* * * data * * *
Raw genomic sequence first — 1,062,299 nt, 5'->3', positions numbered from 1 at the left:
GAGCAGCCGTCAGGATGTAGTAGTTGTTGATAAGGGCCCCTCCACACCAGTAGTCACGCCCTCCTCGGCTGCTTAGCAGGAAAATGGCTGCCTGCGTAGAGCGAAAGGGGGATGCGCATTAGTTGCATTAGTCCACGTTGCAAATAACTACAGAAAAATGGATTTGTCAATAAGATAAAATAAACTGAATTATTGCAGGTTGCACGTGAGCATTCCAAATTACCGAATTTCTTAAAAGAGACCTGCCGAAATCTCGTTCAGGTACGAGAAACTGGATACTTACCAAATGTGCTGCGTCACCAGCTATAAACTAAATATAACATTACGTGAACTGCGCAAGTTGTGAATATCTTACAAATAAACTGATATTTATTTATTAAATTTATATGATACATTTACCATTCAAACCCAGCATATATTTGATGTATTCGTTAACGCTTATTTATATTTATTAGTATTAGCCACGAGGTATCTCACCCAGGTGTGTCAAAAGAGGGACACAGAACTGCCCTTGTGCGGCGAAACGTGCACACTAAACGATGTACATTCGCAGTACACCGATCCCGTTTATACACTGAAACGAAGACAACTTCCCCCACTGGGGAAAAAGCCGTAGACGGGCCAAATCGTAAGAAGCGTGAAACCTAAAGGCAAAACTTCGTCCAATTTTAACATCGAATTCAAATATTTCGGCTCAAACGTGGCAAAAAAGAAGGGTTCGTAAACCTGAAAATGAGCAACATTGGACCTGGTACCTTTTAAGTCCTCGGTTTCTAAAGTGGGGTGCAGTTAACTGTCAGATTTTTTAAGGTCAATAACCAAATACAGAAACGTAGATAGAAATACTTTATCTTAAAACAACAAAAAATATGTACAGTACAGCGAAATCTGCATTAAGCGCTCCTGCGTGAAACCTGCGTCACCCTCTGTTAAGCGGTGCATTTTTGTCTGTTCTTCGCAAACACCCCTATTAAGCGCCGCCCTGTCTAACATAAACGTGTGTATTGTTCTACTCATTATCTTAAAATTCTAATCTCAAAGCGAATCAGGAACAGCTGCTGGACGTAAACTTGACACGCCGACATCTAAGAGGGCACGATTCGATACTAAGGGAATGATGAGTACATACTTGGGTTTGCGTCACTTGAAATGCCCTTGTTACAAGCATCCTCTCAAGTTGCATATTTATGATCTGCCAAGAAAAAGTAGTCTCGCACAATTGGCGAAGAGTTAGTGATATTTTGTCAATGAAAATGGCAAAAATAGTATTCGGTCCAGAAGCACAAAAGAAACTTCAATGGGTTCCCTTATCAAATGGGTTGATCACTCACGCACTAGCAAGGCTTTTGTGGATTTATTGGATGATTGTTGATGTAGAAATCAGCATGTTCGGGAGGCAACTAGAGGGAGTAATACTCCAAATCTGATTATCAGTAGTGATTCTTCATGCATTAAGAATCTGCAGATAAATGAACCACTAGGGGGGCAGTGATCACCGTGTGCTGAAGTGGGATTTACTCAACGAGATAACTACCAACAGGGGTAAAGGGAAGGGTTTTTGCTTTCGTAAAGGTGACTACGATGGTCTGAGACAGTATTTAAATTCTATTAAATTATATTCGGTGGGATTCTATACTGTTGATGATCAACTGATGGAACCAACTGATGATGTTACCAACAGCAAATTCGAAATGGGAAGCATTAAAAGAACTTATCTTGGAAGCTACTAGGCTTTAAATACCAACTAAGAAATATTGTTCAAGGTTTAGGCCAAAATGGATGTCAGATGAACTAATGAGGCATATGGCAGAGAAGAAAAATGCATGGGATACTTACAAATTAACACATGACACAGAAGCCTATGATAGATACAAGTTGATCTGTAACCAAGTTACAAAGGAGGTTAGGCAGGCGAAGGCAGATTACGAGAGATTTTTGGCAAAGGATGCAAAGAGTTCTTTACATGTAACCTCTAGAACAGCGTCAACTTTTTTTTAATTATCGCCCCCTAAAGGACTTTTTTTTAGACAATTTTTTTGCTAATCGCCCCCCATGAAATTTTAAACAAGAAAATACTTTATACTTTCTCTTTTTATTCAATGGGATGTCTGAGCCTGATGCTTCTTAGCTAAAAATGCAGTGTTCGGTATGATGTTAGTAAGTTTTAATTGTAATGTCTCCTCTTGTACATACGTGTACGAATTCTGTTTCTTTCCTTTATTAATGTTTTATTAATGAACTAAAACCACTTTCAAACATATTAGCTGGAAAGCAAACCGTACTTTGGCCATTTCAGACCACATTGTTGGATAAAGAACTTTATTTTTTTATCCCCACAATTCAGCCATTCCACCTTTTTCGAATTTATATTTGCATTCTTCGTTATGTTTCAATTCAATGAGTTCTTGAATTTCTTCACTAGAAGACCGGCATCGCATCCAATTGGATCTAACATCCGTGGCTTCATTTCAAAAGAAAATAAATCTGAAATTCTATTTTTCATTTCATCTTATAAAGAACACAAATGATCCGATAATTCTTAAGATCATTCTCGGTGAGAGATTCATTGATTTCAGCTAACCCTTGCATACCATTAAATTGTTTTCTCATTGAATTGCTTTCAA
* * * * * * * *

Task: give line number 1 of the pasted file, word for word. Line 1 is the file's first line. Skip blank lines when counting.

Raw genomic sequence first — 1,062,299 nt, 5'->3', positions numbered from 1 at the left: